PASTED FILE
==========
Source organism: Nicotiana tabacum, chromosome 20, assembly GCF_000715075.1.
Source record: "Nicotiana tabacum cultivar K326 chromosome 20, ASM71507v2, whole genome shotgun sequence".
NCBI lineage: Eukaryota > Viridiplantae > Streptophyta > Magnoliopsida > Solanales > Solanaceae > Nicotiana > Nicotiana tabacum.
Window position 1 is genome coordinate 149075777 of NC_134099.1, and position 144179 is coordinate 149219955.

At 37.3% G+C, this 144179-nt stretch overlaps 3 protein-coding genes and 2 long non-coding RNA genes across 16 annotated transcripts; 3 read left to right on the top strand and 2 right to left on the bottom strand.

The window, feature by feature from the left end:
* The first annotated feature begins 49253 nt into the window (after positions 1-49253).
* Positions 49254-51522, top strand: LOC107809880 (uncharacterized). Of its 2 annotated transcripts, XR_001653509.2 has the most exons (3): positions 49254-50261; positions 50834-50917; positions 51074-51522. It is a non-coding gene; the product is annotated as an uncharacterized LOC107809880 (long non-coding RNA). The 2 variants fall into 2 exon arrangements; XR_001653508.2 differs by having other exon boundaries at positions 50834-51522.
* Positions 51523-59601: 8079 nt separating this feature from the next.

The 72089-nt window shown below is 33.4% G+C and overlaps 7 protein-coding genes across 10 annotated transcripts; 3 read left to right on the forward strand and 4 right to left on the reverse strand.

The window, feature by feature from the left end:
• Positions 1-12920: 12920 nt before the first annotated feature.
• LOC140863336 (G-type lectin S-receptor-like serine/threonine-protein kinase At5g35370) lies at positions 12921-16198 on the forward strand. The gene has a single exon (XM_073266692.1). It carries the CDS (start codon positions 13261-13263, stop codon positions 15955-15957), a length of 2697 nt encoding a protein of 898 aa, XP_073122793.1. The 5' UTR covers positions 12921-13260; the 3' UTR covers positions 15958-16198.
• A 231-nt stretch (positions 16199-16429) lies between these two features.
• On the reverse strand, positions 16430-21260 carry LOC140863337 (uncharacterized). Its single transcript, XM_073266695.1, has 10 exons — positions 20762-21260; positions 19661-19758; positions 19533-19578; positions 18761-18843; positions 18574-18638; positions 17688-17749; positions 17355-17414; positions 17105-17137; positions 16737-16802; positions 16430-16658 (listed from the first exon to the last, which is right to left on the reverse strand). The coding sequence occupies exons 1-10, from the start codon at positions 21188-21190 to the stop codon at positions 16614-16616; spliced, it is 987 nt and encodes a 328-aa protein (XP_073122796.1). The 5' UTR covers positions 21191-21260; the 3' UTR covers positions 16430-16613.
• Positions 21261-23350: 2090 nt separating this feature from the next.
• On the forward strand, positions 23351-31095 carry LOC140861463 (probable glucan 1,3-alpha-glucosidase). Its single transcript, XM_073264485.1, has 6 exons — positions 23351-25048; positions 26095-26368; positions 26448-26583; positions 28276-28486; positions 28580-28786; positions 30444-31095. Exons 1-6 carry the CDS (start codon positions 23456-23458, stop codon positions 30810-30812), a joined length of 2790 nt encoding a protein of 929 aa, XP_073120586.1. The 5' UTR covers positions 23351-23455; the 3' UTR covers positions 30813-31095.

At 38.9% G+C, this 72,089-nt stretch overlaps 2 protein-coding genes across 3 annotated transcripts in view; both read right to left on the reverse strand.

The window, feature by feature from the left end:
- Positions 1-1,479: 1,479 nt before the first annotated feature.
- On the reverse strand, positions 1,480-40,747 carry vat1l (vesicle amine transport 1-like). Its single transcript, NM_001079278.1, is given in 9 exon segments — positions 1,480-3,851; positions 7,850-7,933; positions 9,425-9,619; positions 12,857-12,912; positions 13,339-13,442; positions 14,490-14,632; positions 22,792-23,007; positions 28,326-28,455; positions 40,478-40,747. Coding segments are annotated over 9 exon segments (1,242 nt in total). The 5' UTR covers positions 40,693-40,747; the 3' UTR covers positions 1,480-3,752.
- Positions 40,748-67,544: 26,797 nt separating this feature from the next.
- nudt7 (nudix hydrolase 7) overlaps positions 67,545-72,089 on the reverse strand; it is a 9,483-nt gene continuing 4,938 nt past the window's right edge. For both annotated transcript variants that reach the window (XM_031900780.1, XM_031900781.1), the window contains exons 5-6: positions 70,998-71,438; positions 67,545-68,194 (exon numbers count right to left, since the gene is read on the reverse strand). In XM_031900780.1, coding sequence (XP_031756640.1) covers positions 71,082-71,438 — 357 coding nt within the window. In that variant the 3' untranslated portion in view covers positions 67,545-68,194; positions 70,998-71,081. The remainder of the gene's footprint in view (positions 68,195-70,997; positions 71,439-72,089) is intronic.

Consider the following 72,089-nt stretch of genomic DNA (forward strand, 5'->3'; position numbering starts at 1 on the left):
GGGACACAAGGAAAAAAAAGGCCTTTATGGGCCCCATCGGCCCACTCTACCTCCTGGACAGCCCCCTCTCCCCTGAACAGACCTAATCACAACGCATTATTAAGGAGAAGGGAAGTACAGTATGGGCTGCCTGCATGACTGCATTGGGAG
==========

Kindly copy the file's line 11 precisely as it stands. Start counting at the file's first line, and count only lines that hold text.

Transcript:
The window, feature by feature from the left end: